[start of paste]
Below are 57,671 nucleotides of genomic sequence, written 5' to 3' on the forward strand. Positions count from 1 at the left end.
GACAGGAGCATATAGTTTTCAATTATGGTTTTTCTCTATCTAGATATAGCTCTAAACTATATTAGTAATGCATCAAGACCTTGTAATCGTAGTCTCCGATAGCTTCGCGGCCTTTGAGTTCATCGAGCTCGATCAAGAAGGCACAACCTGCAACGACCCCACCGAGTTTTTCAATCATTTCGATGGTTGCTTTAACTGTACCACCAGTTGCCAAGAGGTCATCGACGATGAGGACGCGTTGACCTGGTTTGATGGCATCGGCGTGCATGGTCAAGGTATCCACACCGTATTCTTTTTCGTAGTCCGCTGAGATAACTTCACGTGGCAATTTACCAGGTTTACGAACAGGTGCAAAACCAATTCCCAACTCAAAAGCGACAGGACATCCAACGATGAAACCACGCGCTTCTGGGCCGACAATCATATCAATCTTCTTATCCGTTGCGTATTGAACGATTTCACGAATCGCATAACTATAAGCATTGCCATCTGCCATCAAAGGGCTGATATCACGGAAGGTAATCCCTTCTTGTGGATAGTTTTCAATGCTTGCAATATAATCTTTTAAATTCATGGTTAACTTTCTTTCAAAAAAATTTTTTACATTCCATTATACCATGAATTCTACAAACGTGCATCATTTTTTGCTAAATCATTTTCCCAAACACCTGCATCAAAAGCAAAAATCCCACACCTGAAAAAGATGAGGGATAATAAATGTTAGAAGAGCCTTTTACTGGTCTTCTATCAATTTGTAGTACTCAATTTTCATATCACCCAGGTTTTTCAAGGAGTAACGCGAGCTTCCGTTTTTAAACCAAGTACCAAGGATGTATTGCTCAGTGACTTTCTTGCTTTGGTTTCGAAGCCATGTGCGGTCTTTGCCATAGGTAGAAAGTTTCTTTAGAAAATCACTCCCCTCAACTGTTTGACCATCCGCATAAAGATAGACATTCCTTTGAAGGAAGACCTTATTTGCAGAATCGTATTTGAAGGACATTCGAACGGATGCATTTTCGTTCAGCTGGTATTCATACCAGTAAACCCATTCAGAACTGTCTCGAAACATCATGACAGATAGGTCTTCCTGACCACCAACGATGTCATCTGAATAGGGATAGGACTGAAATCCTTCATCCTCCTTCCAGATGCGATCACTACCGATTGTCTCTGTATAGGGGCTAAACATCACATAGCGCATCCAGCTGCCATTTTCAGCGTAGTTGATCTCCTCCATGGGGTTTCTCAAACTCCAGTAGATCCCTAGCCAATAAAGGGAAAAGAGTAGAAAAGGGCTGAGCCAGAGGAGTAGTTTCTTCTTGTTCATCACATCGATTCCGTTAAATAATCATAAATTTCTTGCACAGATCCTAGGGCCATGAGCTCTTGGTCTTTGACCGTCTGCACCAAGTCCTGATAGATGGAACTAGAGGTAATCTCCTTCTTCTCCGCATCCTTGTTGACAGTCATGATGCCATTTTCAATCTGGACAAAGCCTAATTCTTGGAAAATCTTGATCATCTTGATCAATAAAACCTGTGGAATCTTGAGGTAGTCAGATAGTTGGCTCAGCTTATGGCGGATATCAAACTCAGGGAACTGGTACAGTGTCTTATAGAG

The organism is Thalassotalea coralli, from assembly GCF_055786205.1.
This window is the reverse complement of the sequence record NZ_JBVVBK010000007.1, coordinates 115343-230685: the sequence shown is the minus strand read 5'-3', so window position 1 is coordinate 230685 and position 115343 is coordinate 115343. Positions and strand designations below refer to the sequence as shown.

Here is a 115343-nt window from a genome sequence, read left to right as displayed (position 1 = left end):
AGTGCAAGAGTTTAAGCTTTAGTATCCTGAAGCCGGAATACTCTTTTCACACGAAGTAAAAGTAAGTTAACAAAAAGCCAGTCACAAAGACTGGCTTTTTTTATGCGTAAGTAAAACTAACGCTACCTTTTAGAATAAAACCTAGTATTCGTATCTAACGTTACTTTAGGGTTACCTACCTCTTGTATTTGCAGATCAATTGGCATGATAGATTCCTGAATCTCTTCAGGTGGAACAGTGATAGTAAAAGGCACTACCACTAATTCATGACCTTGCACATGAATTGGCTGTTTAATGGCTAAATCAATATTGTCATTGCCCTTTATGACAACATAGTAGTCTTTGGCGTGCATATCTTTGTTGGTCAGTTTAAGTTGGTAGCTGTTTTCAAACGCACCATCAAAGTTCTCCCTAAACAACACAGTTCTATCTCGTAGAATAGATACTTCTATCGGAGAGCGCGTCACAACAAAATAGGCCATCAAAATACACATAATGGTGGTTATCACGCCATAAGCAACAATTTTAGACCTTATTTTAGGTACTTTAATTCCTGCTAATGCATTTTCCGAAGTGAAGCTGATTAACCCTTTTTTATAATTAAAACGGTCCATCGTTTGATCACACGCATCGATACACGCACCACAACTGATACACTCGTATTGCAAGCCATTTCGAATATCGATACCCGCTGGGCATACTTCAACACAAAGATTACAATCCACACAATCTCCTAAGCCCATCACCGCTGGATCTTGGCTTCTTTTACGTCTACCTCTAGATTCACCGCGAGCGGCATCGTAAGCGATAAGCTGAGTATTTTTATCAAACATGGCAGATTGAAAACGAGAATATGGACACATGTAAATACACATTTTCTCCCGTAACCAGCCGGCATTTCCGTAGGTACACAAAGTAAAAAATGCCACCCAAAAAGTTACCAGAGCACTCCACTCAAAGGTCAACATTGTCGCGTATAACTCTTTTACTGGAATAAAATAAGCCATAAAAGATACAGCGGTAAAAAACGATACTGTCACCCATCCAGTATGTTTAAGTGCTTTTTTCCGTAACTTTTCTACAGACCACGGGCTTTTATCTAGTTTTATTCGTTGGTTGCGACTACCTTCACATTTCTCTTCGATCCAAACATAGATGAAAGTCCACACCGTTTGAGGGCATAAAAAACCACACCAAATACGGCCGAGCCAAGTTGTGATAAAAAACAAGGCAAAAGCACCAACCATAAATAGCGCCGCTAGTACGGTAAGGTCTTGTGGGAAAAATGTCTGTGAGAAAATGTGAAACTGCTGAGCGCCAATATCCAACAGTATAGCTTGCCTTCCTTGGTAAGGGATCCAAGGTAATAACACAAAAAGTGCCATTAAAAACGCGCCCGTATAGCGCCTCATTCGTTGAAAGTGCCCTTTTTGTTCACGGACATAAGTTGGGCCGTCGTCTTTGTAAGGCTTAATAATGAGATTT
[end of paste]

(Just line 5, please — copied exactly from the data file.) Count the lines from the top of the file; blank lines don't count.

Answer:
Here is a 115343-nt window from a genome sequence, read left to right as displayed (position 1 = left end):